In West Africa, there are no coat hangers. There are a lot of bicycle spokes, though.


I was never more than cursorily interested in Planned Parenthood and what they did though. Sure, they did STD prevention and treatment. Sure, they did women’s health. Sure, they did abortion services. But, like most people who grew up post-Roe v. Wade, that last one meant little to me. I never knew a world where abortions and birth control were inaccessible. I never knew a world where condoms and safer sex were not taught. So it is understandable that my dad, who would tell me about girls he knew who were seriously injured or even killed by back-alley abortions, would be more of an activist than I was.

This all changed in 2006. I was 23 years old and a Peace Corps volunteer. I was assigned to a village in a remote part of West Africa. The community told me that what they really needed was someone to help out in the “hospital,” a rural health clinic, the only one in the district. We served more than 20 villages in two countries. I was lucky — I worked with dedicated people who cared more about the welfare of the community than anything else.

One of these things was helping with women who had “fallen off a bicycle.” For the first time in my life, I was living in a place where abortion was illegal. Continue reading

My Partner Just Told Me They Have Herpes. I Don’t. Now What?

handsHas your new partner just informed you that he or she has herpes? People have many reactions when hearing this kind of news — and, depending on how informed you are about herpes, your reaction might be tinged with panic or fear. If that’s your instinct, try to keep those feelings in check: Your partner might be feeling very vulnerable, so it’s best not to react with shunning or shaming.


More than 80 percent of people with genital herpes are unaware of their infections.


By being open about his or her STD status, your partner has demonstrated a sense of responsibility toward your sexual health and a respect for your ability to make informed decisions. It’s possible that your partner was not given this same consideration by the person from whom he or she contracted herpes — some people with genital herpes choose not to disclose their status, while most don’t even know they carry the virus in the first place.

Herpes is more widespread than most of us realize. It can be caused by one of two strains of the herpes simplex virus: HSV-1 or HSV-2. While HSV-1 is more commonly associated with cold sores and HSV-2 is more commonly associated with genital herpes, either virus can infect the genital area. One estimate states that 1 out of 5 American females and 1 out of 9 American males between 14 to 49 years of age have a genital HSV-2 infection.

Now that you know your partner has herpes, you might have some questions. How easy is it to transmit genital herpes from one partner to another? What can you do to minimize your chances of catching the virus? And, while it is certainly stigmatized in our culture, is herpes something to fear? Continue reading

Let’s Talk Contraception: Is Spermicide Effective?

VCFAccording to the Guttmacher Institute, 0.5 percent of all contraceptive users surveyed in 2010 relied on spermicides as their contraceptive. Although not used often, they are a part of the contraceptive choices sexually active people have to prevent pregnancy. How effective are they, however?

The only available spermicide in the United States is nonoxynol-9. It is available in many products, such as a foam, cream, gel, suppository, or dissolvable film. Nonoxynol-9 is also the main ingredient in the Today contraceptive sponge.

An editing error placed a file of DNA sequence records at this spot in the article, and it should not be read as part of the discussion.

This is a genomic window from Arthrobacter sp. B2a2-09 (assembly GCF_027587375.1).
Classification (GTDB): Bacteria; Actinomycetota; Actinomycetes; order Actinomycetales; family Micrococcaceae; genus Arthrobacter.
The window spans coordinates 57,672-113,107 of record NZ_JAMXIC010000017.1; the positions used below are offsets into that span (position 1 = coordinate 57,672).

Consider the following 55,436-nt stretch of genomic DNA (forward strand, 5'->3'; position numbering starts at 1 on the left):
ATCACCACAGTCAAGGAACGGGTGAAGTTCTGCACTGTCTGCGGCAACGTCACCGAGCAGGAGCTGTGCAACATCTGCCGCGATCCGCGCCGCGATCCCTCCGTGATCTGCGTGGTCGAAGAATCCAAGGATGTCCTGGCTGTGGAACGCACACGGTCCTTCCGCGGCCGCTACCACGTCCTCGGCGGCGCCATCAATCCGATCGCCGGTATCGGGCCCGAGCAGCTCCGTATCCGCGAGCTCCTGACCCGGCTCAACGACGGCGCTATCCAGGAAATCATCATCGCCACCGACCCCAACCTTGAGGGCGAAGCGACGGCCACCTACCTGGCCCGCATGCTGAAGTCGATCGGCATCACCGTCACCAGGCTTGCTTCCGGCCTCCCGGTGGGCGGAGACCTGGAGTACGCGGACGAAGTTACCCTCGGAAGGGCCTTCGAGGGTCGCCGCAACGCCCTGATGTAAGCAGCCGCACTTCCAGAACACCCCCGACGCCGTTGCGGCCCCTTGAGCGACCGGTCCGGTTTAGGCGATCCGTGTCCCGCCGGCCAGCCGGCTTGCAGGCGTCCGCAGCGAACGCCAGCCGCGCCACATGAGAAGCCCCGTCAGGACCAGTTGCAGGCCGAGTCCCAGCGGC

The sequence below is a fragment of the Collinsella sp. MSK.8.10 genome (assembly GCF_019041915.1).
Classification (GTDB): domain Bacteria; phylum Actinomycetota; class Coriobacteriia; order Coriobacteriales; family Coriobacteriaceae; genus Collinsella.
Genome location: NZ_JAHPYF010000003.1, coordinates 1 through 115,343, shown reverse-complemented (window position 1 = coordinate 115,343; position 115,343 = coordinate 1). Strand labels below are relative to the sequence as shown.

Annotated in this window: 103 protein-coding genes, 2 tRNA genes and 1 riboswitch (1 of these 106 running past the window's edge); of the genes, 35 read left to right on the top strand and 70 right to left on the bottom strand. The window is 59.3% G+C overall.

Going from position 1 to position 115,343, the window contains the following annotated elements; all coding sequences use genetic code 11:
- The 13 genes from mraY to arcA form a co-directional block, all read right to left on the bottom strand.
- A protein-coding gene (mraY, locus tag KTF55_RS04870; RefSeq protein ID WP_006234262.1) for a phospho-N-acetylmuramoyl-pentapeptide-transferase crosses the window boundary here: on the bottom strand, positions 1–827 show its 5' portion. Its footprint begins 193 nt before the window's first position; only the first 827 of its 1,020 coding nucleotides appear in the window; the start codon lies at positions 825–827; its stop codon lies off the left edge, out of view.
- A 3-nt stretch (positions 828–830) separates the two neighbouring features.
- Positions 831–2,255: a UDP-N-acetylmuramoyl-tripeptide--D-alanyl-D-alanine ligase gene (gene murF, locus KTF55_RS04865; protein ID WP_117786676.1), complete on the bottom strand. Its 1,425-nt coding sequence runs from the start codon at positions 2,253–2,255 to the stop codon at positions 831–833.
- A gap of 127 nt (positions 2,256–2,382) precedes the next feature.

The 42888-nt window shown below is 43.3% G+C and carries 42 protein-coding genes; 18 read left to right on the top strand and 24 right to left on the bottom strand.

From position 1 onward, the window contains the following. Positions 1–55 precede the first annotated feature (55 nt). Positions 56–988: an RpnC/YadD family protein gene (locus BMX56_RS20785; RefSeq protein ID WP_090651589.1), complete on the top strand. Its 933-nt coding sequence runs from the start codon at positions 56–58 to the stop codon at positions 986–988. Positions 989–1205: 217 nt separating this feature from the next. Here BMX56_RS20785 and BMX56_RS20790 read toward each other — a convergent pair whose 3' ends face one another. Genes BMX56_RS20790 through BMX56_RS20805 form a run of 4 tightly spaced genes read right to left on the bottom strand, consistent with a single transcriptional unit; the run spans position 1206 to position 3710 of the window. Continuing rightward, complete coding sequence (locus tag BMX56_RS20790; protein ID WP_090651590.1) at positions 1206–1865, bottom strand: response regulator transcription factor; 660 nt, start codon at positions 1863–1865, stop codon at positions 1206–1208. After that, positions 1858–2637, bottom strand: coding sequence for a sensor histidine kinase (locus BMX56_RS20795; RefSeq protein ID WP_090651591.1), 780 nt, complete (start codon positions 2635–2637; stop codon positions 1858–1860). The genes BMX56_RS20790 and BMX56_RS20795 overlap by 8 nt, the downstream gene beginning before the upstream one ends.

Some spermicides increase risk of HIV transmission.


As a contraceptive by itself, it is not very effective at preventing pregnancy. Throughout the course of one year, and with proper use at every sexual act, 18 women out of 100 will become pregnant using spermicides alone. If used less than perfectly, that number rises to 29 out of every 100 women becoming pregnant. When used with a condom, however, the effectiveness is greatly increased. And spermicides are regularly used in combination with diaphragms and cervical caps. Continue reading

Women’s Health Week: Making Time for You and Your Health!

yogaThe following guest post comes to us via Stasee McKeny, Planned Parenthood Arizona’s community engagement intern.

Mother’s Day kicks off National Women’s Health Week (May 11 to 17), a week dedicated to empowering women to make health a priority in their lives.


After celebrating Mother’s Day, make health a priority throughout Women’s Health Week!


Making health a priority isn’t always easy for women. Women are more likely than men to avoid getting necessary health care because of the cost — 30 percent of insured women didn’t fill a prescription, 21 percent didn’t see a specialist, 24 percent skipped medical test treatment or follow-up, and 27 percent had a medical problem but didn’t see a health care provider. Affording health care is significantly more difficult for women who not only make less money than their male counterparts, but also use more health care services, like 12 months of birth control. Luckily, with health care reform, these disparities are slowly changing. Close to 27 million women with private health insurance gained expanded access to preventive health care services with no cost-sharing.

More women than ever now have access to affordable health care services and there is no better time to take advantage of this. During National Women’s Health Week, women are encouraged to do a number of things — whether it is making an appointment with a health care provider for a well-woman exam or deciding to eat healthy and exercise.

Why does National Women’s Health Week matter to Planned Parenthood Arizona? Planned Parenthood Arizona is the largest nonprofit reproductive health care provider in Arizona, and has close to 60,000 visits each year from women for a variety of preventive health care services, including life-saving cancer screenings, breast exams, contraception, sexually transmitted disease testing and treatment and, now, primary care. Planned Parenthood works to provide affordable, honest, compassionate care to ensure that women are able to lead healthier lives.

This year, you can celebrate National Women’s Health Week with Planned Parenthood Arizona — and enjoy five fun fitness events in two cities.

In Scottsdale, PPAZ is partnering up with a fabulous new local yoga studio, Funke Yoga.  Funke Yoga is adding three classes to their schedule during this week. The proceeds from the classes will go to Planned Parenthood Arizona to ensure we can continue to provide affordable health care services to women. Take the time out of your busy schedule and join Funke Yoga and Planned Parenthood for an evening to yourself. Reserve your spot today — space is limited!

In Yuma, PPAZ is hosting two free Zumba Classes on Thursday nights: May 8 and May 15. These classes will be held at Yuma Private Industry Council, MLK Youth Career Center, 300 S. 13th Ave. from 6:30 to 8:30 p.m. Sunset Community Health Center will be there to provide blood pressure checks and there will be a raffle for fantastic prizes. Find more details here.